By Erika Sanzi
A 9-year-old girl in Milton, Massachusetts, has questions for her mother one afternoon upon arriving home from school. “What does bisexual mean?” she asks. It turns out that the librarian read a book to the class about Harvey Milk and the history of the rainbow flag and gave a directive to the 8- and 9-year-olds to remember the letters “LGBTQ.”
School officials contended the lesson fell under the appropriate state standards for history and social sciences and that the librarian was “highly qualified to host a variety of age appropriate conversations.” The father wondered whether he was overreacting and asked his older children and a gay family member what they thought — all agreed that the topic is inappropriate for his 9-year-old daughter, especially in the context of school.
This tension is playing out all over the country as curricula and instruction about sexual orientation and gender identity become the norm, even for the youngest students. Schools claim to be fostering inclusion and belonging, but parents find themselves blindsided by questions from their very young children about topics they consider to be inappropriate for the age and also outside a school’s purview. They can’t understand why their schools seem so eager to rob children of their childhood.
West Hartford Public Schools in Connecticut, for example, has begun to introduce gender ideology in kindergarten as part of what it calls “social justice lessons.” These lessons focus on children’s group identities and are anchored to “mentor texts” that, according to concerned parents, teach 5- and 6-year-olds that their parents and doctor assigned them their sex and might have gotten it wrong.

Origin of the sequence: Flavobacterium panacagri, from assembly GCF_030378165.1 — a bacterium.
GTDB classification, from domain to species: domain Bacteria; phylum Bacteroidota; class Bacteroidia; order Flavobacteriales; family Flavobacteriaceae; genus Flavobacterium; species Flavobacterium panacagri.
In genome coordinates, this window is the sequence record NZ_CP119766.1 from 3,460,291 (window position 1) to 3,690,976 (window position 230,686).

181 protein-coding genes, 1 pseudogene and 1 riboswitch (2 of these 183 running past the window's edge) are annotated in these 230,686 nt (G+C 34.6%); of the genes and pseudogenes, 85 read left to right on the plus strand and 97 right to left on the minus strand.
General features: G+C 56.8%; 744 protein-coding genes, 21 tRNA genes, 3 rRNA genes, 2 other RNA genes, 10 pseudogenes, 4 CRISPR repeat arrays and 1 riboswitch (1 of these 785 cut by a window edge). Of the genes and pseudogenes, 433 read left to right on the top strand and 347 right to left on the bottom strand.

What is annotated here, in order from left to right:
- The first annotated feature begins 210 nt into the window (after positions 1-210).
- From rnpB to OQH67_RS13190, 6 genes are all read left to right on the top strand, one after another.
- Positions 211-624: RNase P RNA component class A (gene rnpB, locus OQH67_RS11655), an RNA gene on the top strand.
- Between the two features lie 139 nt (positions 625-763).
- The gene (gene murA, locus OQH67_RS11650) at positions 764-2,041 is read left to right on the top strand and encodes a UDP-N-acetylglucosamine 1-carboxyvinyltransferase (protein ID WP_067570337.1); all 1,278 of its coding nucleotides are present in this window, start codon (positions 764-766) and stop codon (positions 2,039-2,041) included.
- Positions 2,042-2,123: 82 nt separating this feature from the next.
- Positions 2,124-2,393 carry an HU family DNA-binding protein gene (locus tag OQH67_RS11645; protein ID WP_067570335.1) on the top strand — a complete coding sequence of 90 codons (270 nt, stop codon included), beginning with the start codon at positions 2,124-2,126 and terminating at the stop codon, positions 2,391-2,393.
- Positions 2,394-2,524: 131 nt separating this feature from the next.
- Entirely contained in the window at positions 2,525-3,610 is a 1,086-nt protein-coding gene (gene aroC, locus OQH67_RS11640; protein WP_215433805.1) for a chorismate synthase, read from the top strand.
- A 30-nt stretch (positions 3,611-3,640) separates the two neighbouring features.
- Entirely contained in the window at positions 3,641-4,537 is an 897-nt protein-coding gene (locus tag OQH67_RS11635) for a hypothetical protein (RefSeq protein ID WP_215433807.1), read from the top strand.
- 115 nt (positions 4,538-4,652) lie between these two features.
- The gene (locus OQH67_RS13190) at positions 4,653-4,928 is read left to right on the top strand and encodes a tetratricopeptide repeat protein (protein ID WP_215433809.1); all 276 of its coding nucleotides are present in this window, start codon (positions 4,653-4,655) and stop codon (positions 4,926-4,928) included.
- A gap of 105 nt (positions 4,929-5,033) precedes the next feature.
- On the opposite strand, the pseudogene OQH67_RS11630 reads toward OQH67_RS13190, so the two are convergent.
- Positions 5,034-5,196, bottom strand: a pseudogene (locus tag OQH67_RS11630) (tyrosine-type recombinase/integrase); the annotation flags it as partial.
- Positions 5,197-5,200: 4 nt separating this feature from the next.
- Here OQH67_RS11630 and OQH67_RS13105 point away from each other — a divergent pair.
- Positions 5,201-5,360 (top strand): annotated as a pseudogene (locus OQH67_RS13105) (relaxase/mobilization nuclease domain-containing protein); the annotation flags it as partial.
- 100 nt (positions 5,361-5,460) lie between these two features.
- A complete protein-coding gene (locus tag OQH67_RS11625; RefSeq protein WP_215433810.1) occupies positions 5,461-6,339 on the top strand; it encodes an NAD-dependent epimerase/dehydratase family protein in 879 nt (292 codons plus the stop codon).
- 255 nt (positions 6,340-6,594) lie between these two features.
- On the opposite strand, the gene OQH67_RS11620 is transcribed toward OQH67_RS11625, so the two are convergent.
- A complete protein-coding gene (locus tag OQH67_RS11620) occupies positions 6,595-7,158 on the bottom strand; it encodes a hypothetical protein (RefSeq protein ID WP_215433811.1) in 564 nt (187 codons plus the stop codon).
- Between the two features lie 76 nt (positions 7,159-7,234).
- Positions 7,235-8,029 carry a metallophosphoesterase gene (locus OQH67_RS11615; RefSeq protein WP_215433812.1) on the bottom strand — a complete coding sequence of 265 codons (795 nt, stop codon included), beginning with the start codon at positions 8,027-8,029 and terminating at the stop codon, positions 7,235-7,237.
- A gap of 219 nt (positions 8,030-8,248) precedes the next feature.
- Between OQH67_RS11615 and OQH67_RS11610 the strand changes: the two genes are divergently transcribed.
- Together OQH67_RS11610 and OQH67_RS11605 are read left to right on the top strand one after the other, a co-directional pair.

Bugbee Elementary School in West Hartford even hosted an event for parents called “Gender 101 – A virtual training for parents on gender, sexuality and how to talk to your children about it.” The training was entirely based on gender ideology, and parents who attended said the instructor asserted that “gender is malleable” and “sex is assigned but ultimately is determined by the individual.”
Gender ideology and racial ideology are almost always a package deal in schools, as was evident during the annual “Black Lives Matter Week of Action” in February. Kindergarten and first grade teachers at Centennial Elementary School in Denver, Colorado, sent out a note saying how excited they were to engage in the BLM Week of Action again this year. They also included information about the principles that would guide their instruction with 5-, 6-, and 7-year-olds throughout the week, including “queer-affirming” and “trans-affirming” principles. The following language was included in a note from the kindergarten and first grade teams: Queer-affirming means “working towards a queer-affirming network where heteronormative thinking no longer exists. Transgender affirming is the commitment to continue to make space for our trans brothers and sisters by encouraging leadership and recognizing trans-antagonistic violence.”
Another principle teachers said they would teach students was a commitment to “disrupting the western-prescribed nuclear family structure.”